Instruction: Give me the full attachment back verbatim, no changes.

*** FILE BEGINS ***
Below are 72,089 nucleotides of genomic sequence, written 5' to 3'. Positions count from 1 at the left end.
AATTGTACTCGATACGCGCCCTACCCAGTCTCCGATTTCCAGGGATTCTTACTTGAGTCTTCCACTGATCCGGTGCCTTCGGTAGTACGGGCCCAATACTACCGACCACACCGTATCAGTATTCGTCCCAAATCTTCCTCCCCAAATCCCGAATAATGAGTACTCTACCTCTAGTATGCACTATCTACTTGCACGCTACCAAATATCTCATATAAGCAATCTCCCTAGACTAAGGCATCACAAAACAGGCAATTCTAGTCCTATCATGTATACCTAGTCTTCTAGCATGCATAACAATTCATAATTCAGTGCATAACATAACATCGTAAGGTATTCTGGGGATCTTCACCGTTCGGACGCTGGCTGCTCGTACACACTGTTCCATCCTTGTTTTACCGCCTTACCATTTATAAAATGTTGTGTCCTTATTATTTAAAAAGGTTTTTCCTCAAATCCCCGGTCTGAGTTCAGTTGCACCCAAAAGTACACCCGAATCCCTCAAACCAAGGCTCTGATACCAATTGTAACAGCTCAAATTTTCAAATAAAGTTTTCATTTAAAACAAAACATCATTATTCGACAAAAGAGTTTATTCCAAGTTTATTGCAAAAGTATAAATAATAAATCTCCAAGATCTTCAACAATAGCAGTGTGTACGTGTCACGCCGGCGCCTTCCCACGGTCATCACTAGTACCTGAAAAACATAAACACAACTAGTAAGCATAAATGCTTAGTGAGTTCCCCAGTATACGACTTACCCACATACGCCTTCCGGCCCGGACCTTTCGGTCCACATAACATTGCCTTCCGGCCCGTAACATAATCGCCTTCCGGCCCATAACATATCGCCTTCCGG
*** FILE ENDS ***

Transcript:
Below are 72,089 nucleotides of genomic sequence, written 5' to 3'. Positions count from 1 at the left end.
AATTGTACTCGATACGCGCCCTACCCAGTCTCCGATTTCCAGGGATTCTTACTTGAGTCTTCCACTGATCCGGTGCCTTCGGTAGTACGGGCCCAATACTACCGACCACACCGTATCAGTATTCGTCCCAAATCTTCCTCCCCAAATCCCGAATAATGAGTACTCTACCTCTAGTATGCACTATCTACTTGCACGCTACCAAATATCTCATATAAGCAATCTCCCTAGACTAAGGCATCACAAAACAGGCAATTCTAGTCCTATCATGTATACCTAGTCTTCTAGCATGCATAACAATTCATAATTCAGTGCATAACATAACATCGTAAGGTATTCTGGGGATCTTCACCGTTCGGACGCTGGCTGCTCGTACACACTGTTCCATCCTTGTTTTACCGCCTTACCATTTATAAAATGTTGTGTCCTTATTATTTAAAAAGGTTTTTCCTCAAATCCCCGGTCTGAGTTCAGTTGCACCCAAAAGTACACCCGAATCCCTCAAACCAAGGCTCTGATACCAATTGTAACAGCTCAAATTTTCAAATAAAGTTTTCATTTAAAACAAAACATCATTATTCGACAAAAGAGTTTATTCCAAGTTTATTGCAAAAGTATAAATAATAAATCTCCAAGATCTTCAACAATAGCAGTGTGTACGTGTCACGCCGGCGCCTTCCCACGGTCATCACTAGTACCTGAAAAACATAAACACAACTAGTAAGCATAAATGCTTAGTGAGTTCCCCAGTATACGACTTACCCACATACGCCTTCCGGCCCGGACCTTTCGGTCCACATAACATTGCCTTCCGGCCCGTAACATAATCGCCTTCCGGCCCATAACATATCGCCTTCCGG